Though the first Diversity Dialogue for the year, held Monday in Lowell Lecture Hall, carried the provocative title “Mental Health and Ethnicity,” the discussion spoke to everyone who has ever felt alone in a struggle with depression or other mental health issues — or even just in coping with modern society.
“You don’t have to be a person of color to be invalidated,” said Tracy Robinson-Wood, a professor in Northeastern’s Department of Counseling and Applied Educational Psychology.
Kristin Lee, a clinical social worker and an associate teaching professor at Northeastern, cited some troubling trends that indicate a “global mental health crisis,” including high rates of suicide, depression, and anxiety, and she encouraged attendees to consider social context and “the social conditions that are bearing down on us.”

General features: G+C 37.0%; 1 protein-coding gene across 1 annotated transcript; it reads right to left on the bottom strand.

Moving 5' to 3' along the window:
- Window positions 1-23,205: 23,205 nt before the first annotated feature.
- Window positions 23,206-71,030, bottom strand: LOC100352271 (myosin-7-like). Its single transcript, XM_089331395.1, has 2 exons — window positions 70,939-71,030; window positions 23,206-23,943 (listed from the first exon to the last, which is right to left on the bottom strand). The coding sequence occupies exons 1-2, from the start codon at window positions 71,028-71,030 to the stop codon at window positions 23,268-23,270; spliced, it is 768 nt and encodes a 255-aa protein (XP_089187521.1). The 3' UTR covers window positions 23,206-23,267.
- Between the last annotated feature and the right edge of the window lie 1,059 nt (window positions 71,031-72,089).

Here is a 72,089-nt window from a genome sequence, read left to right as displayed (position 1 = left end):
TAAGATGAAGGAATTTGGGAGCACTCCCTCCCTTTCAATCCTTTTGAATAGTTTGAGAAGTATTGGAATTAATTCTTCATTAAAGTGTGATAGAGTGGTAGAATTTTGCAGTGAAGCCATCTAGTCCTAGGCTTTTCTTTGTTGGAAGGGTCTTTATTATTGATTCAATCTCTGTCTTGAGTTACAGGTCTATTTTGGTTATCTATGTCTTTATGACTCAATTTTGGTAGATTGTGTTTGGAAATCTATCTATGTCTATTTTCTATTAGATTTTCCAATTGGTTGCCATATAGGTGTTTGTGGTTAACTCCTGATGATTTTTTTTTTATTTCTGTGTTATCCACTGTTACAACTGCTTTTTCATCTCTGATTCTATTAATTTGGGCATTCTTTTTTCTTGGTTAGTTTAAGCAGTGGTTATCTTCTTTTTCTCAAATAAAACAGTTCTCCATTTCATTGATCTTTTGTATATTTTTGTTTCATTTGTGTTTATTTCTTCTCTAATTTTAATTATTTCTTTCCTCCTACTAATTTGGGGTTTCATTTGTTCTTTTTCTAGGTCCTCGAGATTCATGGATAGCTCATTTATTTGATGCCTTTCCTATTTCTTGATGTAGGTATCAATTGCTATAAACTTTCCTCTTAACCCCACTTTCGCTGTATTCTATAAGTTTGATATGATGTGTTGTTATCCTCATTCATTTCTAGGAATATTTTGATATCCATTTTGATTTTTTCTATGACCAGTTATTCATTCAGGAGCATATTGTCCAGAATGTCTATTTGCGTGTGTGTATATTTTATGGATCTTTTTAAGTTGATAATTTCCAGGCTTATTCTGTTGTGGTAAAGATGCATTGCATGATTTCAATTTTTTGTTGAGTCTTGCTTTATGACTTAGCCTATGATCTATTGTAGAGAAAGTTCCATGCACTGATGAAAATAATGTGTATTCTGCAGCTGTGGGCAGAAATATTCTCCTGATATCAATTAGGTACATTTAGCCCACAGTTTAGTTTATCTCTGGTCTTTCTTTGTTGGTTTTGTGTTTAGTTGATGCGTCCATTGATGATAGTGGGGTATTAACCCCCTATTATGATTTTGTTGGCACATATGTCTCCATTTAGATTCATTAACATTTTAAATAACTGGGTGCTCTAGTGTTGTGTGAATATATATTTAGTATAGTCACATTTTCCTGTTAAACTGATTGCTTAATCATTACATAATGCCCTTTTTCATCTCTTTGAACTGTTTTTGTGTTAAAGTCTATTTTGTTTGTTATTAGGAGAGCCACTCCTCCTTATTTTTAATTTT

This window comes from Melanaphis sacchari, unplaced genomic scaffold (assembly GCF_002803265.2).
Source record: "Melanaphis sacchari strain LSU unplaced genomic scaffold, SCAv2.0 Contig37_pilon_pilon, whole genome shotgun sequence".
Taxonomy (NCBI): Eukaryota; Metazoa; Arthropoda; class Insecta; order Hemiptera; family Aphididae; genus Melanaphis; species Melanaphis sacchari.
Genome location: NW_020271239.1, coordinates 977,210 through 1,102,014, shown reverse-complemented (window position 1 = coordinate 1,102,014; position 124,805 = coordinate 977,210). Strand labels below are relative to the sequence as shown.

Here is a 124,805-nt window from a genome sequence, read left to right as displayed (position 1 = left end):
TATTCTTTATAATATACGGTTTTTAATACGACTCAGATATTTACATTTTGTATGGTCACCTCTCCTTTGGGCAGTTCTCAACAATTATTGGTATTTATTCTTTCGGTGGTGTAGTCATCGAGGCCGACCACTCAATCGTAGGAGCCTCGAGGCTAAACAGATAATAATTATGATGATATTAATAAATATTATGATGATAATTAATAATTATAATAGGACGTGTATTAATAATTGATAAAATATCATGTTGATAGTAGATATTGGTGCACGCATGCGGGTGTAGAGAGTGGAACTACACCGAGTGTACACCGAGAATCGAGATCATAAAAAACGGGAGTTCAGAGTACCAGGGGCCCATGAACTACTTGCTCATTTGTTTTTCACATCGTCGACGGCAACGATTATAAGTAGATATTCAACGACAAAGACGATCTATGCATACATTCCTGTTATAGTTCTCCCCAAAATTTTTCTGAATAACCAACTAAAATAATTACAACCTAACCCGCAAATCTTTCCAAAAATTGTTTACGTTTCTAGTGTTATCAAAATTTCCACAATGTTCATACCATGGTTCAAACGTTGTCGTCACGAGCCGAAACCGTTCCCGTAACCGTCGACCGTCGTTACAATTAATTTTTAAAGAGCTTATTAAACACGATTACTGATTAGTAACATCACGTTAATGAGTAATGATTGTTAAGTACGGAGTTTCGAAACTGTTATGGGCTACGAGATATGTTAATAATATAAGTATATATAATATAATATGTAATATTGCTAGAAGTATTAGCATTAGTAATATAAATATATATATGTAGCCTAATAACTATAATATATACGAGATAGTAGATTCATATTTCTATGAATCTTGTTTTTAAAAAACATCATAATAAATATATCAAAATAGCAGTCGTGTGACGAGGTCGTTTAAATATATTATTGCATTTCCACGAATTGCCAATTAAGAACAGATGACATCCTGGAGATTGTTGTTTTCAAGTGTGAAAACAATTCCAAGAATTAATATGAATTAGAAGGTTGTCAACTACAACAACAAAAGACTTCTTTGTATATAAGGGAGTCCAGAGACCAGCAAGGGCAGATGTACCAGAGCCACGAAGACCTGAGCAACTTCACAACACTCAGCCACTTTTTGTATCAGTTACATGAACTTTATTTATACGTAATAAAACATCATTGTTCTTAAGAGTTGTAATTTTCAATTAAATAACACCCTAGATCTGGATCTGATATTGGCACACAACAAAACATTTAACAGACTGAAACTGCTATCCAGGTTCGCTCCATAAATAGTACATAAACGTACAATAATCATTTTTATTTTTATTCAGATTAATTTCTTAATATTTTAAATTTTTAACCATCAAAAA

Macroaggressions may be easy to see, she said, but for many people, microaggressions hurt, too. Defined by Harvard psychiatrists as “brief and commonplace daily verbal, behavioral, or environmental indignities, whether intentional or unintentional, that communicate hostile, derogatory, or negative racial slights and insults toward people of color,” microaggressions contribute to an onslaught of injuries to the psyche that may seem unrelenting and can result in everything from depression, fatigue, and anger to physical ailments such as chronic infections, thyroid problems, and high blood pressure.
“Often, environments or people who are microaggressing are so subtle,” said Robinson-Wood, “steeped within … the dominant values in our culture of capitalism [and] patriarchy.”
Lee gave the example of the ink-blot Rorschach test — considered a pseudoscience by many but still being used today. In 1921, she said, the Swiss psychologist Hermann Rorschach got the “notion that he could use this as a tool for diagnosis. But who got to decide? If he sees a cat in that picture, who got to decide if you see a dog, you’re messed up?” It’s a classic example, she said, of the “dominant group setting the precedent.”